PRESENTATION OF ESSAY: A SHORT GUIDE
Students are often uncertain about the way in which written work is to be presented. The presentation of written work is very important, but it is rare to find students who are entirely sure about how to present their work. This is unfortunate, as good ideas can easily be marred by the lack of consideration given to how the essay is structured and phrased. However, significant improvements can be made to a piece of work, by little more than developing good habits. These are not difficult to pick up, and if some simple pointers are followed, then the impact of your work can be maximised. What follows is intended as a brief run through of the main ways in which written work can be improved with minimal effort.
Writing Style: There is no one perfect style for a piece of legal writing. As you will already have ascertained, different authors can have very different, yet very effective writing styles. When choosing your own style, it is good to remember the purpose of the piece of work: – It is to communicate your understanding of the issues involved in the question that you are responding to, and your ideas about that question. In order to achieve this, a simple, clear style of writing is probably the easiest to develop. There should not be any use of the word ‘I’.
Headings: Don’t be afraid to use headings if you feel that they are appropriate to your essay plan. The use of headings and sub-headings can often be a very easy way to improve a piece of written work. They help break up the work from a block of writing into manageable pieces. The main reason for their use though, is that they will help impose a structure on the essay.
Structure: A logical structure for your essay is crucial. An essay that meanders is likely to say less, and be more likely to exceed the page limits than one with a clear structure. Remember that an essay is not an attempt to write down everything that you know about a subject – it is the answer to a question. As already mentioned, one good way of devising a structure is to look at what sections (and headings) you should have. The process of coming up with what sections should be included and how they might fit together, is in itself a considerable step towards developing a coherent structure for the essay. It should help you to decide what is, and what is not relevant to the question, and how important each part is. A well-structured essay is well on the way to being a good essay.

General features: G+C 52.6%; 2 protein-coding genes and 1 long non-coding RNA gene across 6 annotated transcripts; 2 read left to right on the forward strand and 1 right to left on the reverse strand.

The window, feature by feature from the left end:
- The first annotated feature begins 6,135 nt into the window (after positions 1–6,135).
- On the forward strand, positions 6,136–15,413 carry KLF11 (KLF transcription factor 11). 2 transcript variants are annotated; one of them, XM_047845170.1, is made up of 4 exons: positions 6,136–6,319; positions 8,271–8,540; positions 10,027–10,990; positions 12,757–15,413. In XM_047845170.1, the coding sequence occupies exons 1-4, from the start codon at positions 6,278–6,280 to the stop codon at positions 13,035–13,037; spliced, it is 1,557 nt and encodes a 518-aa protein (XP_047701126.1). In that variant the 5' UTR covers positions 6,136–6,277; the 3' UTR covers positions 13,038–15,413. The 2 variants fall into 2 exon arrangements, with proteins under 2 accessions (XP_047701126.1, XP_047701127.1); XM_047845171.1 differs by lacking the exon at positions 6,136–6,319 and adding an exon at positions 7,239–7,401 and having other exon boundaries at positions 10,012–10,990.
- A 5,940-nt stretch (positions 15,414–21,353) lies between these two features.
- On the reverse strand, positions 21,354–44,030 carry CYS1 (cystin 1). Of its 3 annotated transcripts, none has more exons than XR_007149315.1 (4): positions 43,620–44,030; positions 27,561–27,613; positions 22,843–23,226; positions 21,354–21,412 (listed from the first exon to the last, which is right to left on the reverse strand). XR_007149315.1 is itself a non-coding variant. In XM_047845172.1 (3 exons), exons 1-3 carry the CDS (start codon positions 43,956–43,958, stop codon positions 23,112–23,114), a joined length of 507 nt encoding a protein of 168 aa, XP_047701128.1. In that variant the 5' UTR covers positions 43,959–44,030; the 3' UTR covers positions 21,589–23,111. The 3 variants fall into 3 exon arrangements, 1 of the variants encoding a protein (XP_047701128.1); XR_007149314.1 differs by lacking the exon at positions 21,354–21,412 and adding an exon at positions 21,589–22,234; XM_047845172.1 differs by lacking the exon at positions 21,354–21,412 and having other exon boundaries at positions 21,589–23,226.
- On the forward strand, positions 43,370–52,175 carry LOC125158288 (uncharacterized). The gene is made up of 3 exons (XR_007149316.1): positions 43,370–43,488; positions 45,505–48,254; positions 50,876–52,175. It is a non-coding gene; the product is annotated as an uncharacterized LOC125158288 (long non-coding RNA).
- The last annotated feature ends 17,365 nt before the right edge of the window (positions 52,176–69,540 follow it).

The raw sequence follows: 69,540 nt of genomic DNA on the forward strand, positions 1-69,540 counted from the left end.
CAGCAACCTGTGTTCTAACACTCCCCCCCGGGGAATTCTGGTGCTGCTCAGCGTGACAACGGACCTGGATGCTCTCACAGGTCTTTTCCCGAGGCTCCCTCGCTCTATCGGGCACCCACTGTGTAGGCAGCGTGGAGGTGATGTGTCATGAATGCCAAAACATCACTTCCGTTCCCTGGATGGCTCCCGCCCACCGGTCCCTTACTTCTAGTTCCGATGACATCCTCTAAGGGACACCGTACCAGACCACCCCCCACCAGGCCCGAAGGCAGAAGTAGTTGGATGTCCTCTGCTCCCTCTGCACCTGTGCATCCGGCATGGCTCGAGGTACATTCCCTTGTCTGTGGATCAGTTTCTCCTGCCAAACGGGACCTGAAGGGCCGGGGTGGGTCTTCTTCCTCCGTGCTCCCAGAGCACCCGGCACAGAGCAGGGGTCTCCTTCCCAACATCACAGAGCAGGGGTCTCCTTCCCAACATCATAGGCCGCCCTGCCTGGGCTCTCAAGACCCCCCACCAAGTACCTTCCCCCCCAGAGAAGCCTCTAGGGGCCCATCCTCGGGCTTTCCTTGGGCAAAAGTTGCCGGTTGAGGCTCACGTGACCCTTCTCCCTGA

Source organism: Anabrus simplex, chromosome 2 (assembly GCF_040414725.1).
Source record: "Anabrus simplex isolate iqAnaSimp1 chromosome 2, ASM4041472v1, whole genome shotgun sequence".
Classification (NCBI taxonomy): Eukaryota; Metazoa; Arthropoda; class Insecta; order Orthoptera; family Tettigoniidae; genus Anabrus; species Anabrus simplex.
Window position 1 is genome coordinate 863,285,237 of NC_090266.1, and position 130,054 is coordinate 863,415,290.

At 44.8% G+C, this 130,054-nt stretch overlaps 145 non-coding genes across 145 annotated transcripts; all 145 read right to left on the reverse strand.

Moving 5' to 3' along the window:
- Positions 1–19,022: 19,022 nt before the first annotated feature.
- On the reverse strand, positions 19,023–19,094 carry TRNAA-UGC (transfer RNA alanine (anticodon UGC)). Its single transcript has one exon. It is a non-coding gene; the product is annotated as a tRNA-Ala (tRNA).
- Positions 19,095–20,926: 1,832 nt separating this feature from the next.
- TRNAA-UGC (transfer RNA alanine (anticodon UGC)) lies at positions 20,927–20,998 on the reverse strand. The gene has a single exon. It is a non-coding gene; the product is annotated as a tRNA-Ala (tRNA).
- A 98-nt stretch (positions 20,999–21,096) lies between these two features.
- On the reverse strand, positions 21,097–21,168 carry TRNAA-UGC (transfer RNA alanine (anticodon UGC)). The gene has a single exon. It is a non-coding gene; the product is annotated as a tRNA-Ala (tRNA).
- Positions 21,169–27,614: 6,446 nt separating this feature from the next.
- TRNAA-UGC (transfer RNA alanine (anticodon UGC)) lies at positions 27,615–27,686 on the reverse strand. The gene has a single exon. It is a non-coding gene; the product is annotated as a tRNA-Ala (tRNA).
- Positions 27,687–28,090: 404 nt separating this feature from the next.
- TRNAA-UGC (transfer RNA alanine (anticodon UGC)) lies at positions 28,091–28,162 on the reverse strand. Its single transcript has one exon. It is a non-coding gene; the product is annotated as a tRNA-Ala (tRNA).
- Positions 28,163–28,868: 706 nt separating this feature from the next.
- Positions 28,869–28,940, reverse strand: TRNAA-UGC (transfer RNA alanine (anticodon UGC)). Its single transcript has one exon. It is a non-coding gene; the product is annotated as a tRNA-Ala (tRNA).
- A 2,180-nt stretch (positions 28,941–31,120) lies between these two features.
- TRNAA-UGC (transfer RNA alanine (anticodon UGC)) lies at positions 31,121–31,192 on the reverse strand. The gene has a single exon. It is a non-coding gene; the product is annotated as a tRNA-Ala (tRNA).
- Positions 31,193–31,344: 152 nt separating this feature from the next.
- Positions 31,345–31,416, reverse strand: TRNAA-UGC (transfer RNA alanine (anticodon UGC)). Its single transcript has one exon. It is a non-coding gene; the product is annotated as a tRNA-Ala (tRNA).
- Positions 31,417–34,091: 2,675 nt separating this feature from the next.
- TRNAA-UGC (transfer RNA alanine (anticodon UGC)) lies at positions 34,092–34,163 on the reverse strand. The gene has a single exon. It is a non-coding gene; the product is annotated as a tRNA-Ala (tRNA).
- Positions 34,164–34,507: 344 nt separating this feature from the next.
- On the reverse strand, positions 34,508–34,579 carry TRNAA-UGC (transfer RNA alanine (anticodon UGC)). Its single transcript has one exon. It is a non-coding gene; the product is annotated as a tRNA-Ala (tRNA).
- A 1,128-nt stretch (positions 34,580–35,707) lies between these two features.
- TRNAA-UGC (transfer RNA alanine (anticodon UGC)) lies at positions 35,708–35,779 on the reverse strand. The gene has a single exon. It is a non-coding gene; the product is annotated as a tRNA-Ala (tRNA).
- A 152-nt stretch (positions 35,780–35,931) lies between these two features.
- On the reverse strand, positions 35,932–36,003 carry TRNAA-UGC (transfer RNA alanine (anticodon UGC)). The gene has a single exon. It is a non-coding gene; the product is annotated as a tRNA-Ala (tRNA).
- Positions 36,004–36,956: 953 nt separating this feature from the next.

Originality: It is always a good idea to try to show that you have thought about the question yourself, rather than simply skimming your lecture and seminar notes and any required reading. Evidence of independent thought will almost always improve the marks given for an essay.
Plagiarism: Don’t do it. Make sure that you properly attribute every quote that you use, as well as any other person’s ideas that you adopt.
Citation / Referencing: Citation/referencing is an extremely important part of essay writing – it is not simply a way of demonstrating that you have read the works of others, but is also a matter of courtesy to the people whose ideas you use. Sources should be fully and correctly cited/referenced in a consistent manner. Check Understanding Law’s Guide to Legal Citation available from Moodle later this term.